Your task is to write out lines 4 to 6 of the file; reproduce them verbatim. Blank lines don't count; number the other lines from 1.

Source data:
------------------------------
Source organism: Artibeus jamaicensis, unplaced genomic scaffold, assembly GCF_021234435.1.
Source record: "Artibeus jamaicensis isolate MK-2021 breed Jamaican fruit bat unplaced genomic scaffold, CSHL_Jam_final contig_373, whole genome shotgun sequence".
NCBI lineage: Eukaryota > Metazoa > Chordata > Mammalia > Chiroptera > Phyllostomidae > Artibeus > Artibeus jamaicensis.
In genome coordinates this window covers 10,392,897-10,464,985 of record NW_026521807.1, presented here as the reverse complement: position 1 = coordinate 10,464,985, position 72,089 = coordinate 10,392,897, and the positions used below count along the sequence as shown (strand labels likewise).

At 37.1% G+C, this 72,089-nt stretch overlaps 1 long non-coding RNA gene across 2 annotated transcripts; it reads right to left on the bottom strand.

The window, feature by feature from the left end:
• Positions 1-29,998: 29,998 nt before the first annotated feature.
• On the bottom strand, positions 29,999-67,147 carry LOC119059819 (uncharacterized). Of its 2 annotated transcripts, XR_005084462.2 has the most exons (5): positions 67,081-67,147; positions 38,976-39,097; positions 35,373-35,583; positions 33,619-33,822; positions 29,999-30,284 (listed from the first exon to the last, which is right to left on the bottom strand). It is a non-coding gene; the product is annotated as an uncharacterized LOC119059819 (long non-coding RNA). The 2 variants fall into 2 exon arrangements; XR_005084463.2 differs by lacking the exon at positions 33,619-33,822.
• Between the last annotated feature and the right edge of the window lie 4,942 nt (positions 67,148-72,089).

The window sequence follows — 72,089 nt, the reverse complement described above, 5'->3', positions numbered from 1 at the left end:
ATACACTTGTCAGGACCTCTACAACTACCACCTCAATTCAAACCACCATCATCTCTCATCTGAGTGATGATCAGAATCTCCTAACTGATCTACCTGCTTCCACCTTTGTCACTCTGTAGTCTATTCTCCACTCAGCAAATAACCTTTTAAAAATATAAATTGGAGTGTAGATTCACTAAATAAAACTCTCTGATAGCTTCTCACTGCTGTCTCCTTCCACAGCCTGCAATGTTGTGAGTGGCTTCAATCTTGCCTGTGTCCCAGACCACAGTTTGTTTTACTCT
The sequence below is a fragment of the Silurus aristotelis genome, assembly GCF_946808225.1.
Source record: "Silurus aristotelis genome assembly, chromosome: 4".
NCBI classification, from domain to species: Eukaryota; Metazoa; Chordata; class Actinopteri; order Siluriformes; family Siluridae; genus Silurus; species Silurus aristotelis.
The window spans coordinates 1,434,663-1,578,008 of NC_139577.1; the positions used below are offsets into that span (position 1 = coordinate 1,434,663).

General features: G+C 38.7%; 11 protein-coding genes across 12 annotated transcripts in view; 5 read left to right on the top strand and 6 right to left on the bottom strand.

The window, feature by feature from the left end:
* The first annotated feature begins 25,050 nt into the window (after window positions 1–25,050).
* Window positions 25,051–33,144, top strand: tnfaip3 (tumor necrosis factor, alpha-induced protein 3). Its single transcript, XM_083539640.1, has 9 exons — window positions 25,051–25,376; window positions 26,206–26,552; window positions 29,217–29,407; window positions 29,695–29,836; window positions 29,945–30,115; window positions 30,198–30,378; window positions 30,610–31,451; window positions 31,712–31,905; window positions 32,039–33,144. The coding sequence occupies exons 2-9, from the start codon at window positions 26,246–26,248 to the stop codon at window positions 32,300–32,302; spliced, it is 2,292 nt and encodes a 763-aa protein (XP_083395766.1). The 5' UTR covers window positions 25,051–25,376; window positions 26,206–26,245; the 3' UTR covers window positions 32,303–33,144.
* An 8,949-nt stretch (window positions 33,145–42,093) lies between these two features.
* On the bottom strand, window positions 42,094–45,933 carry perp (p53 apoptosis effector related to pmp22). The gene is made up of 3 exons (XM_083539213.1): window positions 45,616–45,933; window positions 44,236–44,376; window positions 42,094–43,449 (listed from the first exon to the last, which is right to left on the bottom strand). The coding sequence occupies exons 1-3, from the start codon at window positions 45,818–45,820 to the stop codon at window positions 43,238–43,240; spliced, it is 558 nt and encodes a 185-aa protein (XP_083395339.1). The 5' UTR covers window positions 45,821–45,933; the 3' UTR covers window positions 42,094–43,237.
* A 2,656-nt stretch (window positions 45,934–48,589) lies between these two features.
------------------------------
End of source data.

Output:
In genome coordinates this window covers 10,392,897-10,464,985 of record NW_026521807.1, presented here as the reverse complement: position 1 = coordinate 10,464,985, position 72,089 = coordinate 10,392,897, and the positions used below count along the sequence as shown (strand labels likewise).

At 37.1% G+C, this 72,089-nt stretch overlaps 1 long non-coding RNA gene across 2 annotated transcripts; it reads right to left on the bottom strand.

The window, feature by feature from the left end: